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This web portal is intended as an educational resource for healthcare providers practicing in the United States. It may include information about products or uses that have not been approved by the US Food and Drug Administration.

If you are not a healthcare provider, please discuss any questions you have regarding your health or medicines with your doctor, pharmacist, or nurse.

HIV Testing

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  • Confirmed HIV Negative
  • Vulnerable to HIV acquisition
  • Linked to preventative care
  • Use of HIV risk reduction tools
  • Diagnosed with HIV
  • Linked to HIV care
  • Retained in HIV Care and on ART
  • Viral Load Suppression
HIV AND STI TESTING
QUALITY CARE

HIV Prevention Tools

Information on HIV prevention tools such as PrEP, TasP, PEP, and more

About PrEP

Information on Pre-Exposure Prophylaxis, or the use of antiretroviral medications before potential HIV exposure to prevent HIV acquisition

People Who May Benefit From PrEP

Information on CDC guidance regarding who may benefit from PrEP

According to the Department of Health and Human Services (DHHS), antiretroviral therapy is recommended for all persons with HIV to reduce morbidity and mortality and to prevent the transmission of HIV to others. ART should be initiated as soon as possible.1

Baseline evaluation: Every person with HIV entering into care should have a complete medical history, physical examination, and laboratory evaluation to aid in constructing care goals and plans.2

There are several guidelines available to assist in the care of those living with HIV.3-5

The AIDSVu Service finder and HIV.gov provide information about HIV care services in your area.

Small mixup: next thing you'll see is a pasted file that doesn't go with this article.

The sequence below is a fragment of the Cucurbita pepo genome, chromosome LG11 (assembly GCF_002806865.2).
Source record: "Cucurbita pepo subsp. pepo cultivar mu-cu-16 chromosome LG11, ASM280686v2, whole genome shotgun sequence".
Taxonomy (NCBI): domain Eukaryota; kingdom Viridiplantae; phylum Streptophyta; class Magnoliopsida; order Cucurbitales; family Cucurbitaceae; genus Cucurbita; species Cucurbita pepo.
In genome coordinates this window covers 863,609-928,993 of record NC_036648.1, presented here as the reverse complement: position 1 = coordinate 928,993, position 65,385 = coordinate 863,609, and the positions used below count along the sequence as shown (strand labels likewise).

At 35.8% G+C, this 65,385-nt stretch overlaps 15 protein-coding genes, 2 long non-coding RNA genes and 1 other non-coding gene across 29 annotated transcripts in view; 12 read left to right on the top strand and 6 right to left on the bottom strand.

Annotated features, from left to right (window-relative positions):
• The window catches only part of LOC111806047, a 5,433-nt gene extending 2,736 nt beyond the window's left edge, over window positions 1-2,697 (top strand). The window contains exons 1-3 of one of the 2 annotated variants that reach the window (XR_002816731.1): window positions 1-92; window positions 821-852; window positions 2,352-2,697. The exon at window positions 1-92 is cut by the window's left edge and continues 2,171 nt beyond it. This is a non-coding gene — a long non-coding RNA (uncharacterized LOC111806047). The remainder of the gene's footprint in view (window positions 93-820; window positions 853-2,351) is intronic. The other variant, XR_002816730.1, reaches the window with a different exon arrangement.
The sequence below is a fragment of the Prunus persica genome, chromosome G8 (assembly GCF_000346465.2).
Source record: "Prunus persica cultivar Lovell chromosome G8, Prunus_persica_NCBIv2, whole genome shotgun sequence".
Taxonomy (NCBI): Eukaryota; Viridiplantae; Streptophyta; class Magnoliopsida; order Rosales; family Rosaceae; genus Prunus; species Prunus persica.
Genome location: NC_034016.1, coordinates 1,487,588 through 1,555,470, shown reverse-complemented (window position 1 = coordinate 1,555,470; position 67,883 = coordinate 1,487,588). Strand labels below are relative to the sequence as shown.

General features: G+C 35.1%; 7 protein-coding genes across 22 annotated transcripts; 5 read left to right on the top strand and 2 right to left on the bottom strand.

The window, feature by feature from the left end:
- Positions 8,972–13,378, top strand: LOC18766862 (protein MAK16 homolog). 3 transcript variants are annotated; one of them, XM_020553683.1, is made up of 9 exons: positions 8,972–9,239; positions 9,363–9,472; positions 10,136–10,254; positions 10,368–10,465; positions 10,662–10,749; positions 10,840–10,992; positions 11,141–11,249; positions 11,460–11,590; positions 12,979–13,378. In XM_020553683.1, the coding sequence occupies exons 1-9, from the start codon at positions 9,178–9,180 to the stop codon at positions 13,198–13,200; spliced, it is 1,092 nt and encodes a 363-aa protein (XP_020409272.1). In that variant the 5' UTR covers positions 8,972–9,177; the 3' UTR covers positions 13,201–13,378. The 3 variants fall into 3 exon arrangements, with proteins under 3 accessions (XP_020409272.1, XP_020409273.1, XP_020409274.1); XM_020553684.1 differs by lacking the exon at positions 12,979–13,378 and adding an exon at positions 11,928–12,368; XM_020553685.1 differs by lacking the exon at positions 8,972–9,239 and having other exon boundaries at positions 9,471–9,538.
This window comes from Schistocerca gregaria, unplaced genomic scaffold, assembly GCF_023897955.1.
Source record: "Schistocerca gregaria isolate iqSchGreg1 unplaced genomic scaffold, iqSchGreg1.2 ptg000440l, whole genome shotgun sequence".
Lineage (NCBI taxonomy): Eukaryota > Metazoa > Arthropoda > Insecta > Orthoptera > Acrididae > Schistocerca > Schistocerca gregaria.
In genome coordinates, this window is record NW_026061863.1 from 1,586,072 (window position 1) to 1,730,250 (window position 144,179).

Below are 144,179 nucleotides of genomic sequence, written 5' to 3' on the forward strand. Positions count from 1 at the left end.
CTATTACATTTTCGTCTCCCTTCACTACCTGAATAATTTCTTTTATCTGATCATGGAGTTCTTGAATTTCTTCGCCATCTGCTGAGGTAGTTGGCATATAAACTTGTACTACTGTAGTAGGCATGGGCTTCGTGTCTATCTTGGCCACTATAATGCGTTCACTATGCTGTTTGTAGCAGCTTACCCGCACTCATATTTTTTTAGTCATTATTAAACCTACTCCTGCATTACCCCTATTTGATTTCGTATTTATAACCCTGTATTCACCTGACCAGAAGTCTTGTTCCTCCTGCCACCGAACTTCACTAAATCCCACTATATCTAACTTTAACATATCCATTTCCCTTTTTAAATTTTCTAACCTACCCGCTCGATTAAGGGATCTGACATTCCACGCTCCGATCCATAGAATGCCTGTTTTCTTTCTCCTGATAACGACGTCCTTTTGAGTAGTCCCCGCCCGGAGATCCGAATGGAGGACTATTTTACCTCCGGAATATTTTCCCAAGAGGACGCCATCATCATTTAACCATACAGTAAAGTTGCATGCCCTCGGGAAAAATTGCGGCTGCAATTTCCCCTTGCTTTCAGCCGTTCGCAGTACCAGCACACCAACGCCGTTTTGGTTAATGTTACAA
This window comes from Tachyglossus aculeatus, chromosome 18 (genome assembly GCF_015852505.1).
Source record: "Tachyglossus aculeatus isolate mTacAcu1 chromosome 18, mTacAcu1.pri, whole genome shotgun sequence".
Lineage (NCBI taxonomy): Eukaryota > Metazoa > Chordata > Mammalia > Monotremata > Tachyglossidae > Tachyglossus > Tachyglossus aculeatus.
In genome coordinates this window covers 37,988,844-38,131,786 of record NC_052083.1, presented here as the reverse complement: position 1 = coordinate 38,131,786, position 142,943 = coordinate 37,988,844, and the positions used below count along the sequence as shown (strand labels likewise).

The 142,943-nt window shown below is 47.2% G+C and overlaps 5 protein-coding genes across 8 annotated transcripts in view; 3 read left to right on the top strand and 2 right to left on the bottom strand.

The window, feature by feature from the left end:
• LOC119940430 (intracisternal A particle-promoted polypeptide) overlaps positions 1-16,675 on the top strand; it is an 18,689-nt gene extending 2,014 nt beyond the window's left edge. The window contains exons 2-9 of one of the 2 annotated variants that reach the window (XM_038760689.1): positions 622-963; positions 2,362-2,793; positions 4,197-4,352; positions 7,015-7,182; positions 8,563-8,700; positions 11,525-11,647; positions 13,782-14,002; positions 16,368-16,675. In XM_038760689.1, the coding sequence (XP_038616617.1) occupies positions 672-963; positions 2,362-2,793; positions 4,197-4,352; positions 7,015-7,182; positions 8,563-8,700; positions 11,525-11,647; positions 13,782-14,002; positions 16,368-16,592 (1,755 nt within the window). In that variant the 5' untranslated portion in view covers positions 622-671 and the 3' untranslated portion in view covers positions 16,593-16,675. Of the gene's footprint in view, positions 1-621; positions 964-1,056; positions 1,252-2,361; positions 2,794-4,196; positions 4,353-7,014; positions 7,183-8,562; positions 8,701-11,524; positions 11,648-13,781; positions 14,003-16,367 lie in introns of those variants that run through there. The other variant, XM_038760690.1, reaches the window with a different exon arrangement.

Adapted from Myers J, Braunstein SL, Xia Q, et al. Redefining prevention and care: a status-neutral approach to HIV. Open Forum Infect Dis. June 2; 5(6):ofy097; 2018. doi: 10.1093/ofid/ofy097

 

ART=antiretroviral therapy; PrEP=Pre-Exposure Prophylaxis; TasP=Treatment as Prevention; PEP=Post-Exposure Prophylaxis.

References:

  1. U.S. Department of Health and Human Services. Guidelines for the use of antiretroviral agents in adults and adolescents living with HIV. Initiation of antiretroviral therapy. Updated December 18, 2019. Accessed October 13, 2021. https://clinicalinfo.hiv.gov/en/guidelines/adult-and-adolescent-arv/initiation-antiretroviral-therapy
  2. U.S. Department of Health and Human Services. Guidelines for the use of antiretroviral agents in adults and adolescents living with HIV. Baseline evaluation. Updated May 1, 2014. Accessed October 13, 2021. https://clinicalinfo.hiv.gov/en/guidelines/adult-and-adolescent-arv/baseline-evaluation
  3. U.S. Department of Health and Human Services. Clinical guidelines. Accessed October 13, 2021. https://clinicalinfo.hiv.gov/en/guidelines
  4. World Health Organization (WHO). Consolidated guidelines on HIV prevention, testing, treatment, service delivery and monitoring: recommendations for a public health approach. Published July 16, 2021. Accessed October 13, 2021. https://www.who.int/publications/i/item/9789240031593
  5. Saag MS, Gandhi RT, Hoy JF, et al. Antiretroviral drugs for treatment and prevention of HIV infection in adults: 2020 recommendations of the International Antiviral Society-USA panel. JAMA. 2020;324(16):1651-1669.